High school students from throughout Middlesex County produced 30- to 60-second audio and video public service announcements to warn their friends and classmates about the dangers of driving while impaired or distracted.
The winners of Middlesex County’s 19th annual 3D-Don’t Drive Dangerously PSA Contest were announced on May 8 during a conference in their honor held at the Middlesex County Fire Academy in Sayreville.
“The PSAs are incredibly well-done, the students have a real sense of accomplishment, and we’re helping to promote a message that can save lives,” Freeholder Shanti Narra, chair of the county’s Public Safety and Health Committee, said in a prepared statement. “Families are shattered and lives are lost because of impaired or distracted driving. This program sends a powerful message to young drivers that we hope will be heard and remembered.”
High school students from 12 schools throughout the county produced 18 videos and seven audio recordings that promote driving safety to their peers and to adults. English and Spanish language video submissions and English language audio submissions were judged on their originality, creativity, sound quality and strength of message.
First place in the video category went to North Brunswick Township School; second place went to John P. Stevens High School in Edison; and third place went to the Middlesex County Academy for Allied Health and Biomedical Sciences in Woodbridge.
First place in the audio category went to the Middlesex County Academy for Allied Health and Biomedical Sciences; second place went to Carteret High School; and third place went to John P. Stevens High School.
The contest coincides with prom season to remind all students of the seriousness of distracted driving.
The program is co-sponsored by the Middlesex County Board of Chosen Freeholders, the New Jersey Division of Highway Traffic Safety, the Middlesex County Superintendent of Schools, the Wellspring Center for Prevention, the Brain Injury Alliance of New Jersey and the Level One Trauma Center at Robert Wood Johnson University Hospital.
The county received $15,000 in grants from the New Jersey State Division of Highway Traffic Safety to run the PSA program.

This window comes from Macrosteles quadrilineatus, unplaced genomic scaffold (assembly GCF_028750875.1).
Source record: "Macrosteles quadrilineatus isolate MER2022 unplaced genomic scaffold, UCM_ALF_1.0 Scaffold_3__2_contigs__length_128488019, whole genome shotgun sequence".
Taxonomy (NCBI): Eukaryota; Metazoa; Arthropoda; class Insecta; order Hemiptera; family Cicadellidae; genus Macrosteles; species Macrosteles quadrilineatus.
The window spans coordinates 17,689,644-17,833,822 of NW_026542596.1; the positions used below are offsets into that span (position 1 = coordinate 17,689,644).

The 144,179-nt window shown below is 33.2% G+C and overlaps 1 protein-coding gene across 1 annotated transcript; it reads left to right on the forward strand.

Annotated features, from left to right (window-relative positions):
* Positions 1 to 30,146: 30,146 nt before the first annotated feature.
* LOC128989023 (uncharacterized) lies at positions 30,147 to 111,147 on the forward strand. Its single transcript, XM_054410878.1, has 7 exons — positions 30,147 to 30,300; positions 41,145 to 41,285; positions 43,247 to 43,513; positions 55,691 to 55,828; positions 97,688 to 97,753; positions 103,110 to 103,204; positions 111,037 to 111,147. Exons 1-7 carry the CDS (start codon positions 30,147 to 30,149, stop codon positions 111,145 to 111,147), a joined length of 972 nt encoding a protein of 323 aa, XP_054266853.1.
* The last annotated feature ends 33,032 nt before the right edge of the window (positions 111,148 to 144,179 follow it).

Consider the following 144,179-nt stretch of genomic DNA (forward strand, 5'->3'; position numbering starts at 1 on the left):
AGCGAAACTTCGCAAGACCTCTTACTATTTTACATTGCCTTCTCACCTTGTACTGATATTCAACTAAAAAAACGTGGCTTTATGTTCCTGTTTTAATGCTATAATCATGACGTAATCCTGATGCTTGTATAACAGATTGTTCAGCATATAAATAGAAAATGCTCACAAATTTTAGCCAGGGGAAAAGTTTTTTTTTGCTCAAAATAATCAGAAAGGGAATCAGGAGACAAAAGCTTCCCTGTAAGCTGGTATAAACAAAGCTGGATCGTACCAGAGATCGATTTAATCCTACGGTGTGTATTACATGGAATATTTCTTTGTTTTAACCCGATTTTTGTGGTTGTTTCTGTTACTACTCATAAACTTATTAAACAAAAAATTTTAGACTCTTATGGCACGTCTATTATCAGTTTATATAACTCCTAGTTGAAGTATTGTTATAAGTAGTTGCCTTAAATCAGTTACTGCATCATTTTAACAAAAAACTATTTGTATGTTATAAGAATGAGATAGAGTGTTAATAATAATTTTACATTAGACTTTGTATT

“It takes only a second for a distraction to become an accident,” Middlesex County Freeholder Director Ronald G. Rios said in the statement. “On behalf of the Board of Chosen Freeholders, I would like to congratulate the winners and thank all of the students who participated in this contest and are helping to spread the word of safe driving to their peers.”
Kyle M. Anderson, Middlesex County interim executive county superintendent said, “As a county superintendent I applaud these students for their creative thinking and collaboration to send a message to their peers about distracted driving. As a parent, I thank them.”
Ezra Helfand, executive director of the Wellspring Center for Prevention, said “All of us at Wellspring are very proud of each student who participated in this year’s PSA contest and the obvious passion shown through their work. We strongly believe that it’s the process of making the PSAs that has the most lasting effect on the students. When putting the messages together, students are doing the research, talking to their friends … really thinking about it. I hope that they carry this message to their peers well after this contest is over, and into the future. We wish each of them all the best of luck.”
During the morning, students engaged in creative group activities to include an intimate presentation and ensuing discussion hosted by a former New York State Corrections officer, John Schiavone, whose program entitled “Choosing to Lose” focused on the importance of making good decisions. Also in attendance were members of the New Jersey State Police, who assisted with the Driver Response Impaired Vision Exercise (DRIVE), where students gained a realistic perspective on teenage drinking and driving by experiencing everyday activities through “fatal vision” goggles, which simulate elevated blood-alcohol levels.
Middlesex County’s Traffic Safety Coordinator, David Gregor, congratulated all that attended for their countless hours of contribution in producing some innovative thought-provoking messages for both teen drivers and adults alike.
“Your focus in both the production of your announcements and in your participation today in our interactive workshops makes all of us quite proud that the message of Don’t Drive Dangerously is hitting its mark,” he said in the statement.
The winning school in the video category received $1,000; second place received $750, and third place received $500. The winning school in the audio category received $500; second place received $300, and third place received $200. All winnings go to support Project Graduation or other driver safety and awareness programs. Additionally, the State Division of Highway Traffic Safety provided gift certificates to each member of the winning teams.
All video and audio entries are available on our YouTube channel by searching Middlesex County NJ.